Early Career Researchers Making Their Own Luck – With Help From The Internet

Kathryn Eccles | Guardian | January 15, 2014

Launching our new blogging platform for early career academics, Kathryn Eccles, historian turned digital humanist, extols the career benefits of staying open minded and switched on

"What in the world is a historian doing at an internet institute?" It's a question I've been asked many times – by colleagues, students and friends – and one that I've asked myself more than once too.

For the past four years, I have been working at a research centre dedicated to understanding the societal implications of the internet. The research my colleagues are engaged in is rooted in the here and now, the very recent past, and often the future. I'm feel very lucky, but as this recent blog post by Sarah Werner (@wynkenhimself) suggests, sometimes you have to make your own luck and keep an open mind as you develop your academic career.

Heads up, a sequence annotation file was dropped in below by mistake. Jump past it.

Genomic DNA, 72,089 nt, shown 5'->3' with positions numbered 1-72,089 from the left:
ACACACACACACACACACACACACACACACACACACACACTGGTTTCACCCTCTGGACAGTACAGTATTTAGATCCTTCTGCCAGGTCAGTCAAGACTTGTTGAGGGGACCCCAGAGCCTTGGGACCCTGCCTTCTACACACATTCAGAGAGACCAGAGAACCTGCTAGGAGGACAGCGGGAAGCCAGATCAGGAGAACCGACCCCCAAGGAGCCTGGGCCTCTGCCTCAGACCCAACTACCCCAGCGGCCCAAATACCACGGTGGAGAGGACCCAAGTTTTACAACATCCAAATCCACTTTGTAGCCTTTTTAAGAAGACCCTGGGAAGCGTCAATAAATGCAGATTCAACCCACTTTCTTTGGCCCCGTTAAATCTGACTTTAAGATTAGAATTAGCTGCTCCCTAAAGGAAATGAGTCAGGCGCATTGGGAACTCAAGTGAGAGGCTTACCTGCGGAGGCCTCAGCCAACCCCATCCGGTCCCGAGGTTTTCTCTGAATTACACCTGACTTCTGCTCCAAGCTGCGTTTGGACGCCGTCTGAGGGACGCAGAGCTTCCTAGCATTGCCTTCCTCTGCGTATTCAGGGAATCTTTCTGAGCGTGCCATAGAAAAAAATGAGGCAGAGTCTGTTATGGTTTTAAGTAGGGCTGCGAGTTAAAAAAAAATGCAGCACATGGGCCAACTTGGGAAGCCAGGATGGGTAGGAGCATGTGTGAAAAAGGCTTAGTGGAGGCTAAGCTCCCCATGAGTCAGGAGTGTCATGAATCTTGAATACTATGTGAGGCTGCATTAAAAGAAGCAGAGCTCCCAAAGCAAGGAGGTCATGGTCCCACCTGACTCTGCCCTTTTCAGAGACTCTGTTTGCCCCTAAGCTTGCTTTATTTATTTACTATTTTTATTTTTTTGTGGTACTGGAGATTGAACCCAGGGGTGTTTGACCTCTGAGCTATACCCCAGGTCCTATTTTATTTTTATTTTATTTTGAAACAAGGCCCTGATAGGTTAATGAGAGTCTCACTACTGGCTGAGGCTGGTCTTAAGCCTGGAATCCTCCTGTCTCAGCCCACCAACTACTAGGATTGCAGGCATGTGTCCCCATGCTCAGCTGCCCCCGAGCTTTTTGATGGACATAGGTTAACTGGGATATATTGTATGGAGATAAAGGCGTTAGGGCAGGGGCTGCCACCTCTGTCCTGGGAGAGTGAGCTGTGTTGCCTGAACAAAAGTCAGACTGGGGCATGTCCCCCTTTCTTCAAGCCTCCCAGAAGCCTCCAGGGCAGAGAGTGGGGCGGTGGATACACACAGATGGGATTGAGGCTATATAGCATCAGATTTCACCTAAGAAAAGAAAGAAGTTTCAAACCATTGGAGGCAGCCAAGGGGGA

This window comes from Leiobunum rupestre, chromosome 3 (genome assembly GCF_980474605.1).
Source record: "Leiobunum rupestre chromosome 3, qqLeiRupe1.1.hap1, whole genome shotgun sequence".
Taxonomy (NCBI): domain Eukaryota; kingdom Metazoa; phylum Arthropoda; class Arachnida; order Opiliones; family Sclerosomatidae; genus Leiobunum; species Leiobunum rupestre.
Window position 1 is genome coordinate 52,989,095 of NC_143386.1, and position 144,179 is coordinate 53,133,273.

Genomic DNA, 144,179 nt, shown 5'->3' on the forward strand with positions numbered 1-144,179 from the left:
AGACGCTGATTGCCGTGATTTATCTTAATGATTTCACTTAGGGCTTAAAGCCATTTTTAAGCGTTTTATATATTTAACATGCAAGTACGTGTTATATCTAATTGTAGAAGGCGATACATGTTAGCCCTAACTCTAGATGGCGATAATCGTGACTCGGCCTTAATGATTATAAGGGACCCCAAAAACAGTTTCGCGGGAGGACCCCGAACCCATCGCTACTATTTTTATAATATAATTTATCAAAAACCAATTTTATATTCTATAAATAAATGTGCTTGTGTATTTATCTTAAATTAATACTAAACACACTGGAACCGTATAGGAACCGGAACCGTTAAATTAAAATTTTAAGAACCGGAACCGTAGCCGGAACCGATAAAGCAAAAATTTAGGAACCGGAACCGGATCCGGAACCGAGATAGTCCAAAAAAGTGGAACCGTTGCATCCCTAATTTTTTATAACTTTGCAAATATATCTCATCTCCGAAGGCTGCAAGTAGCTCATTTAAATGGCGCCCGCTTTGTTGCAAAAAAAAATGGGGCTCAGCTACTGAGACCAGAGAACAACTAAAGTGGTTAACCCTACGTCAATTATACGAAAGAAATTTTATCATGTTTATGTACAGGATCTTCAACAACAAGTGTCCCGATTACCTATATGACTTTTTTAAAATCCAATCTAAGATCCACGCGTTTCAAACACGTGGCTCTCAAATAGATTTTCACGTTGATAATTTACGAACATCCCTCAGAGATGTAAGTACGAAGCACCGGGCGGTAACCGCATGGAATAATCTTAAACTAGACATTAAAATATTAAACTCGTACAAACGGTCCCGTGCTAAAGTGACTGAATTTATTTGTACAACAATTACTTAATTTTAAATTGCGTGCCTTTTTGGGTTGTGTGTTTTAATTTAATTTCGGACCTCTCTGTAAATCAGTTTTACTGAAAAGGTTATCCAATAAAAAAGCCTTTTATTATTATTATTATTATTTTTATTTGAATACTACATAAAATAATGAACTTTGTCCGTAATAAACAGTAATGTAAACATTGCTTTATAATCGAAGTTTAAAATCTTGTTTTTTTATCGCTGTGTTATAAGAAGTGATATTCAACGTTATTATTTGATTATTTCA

How did I get here? After finishing my doctorate, I did what many humanities PhDs do and picked up some teaching work while applying for jobs. I was asked to give a talk to incoming graduate students, imparting my top 10 tips on getting through the PhD process, and that got me thinking about how much the process had changed since I started my own doctoral studies. A lot of those changes were related to the seeming ubiquity of digital technology.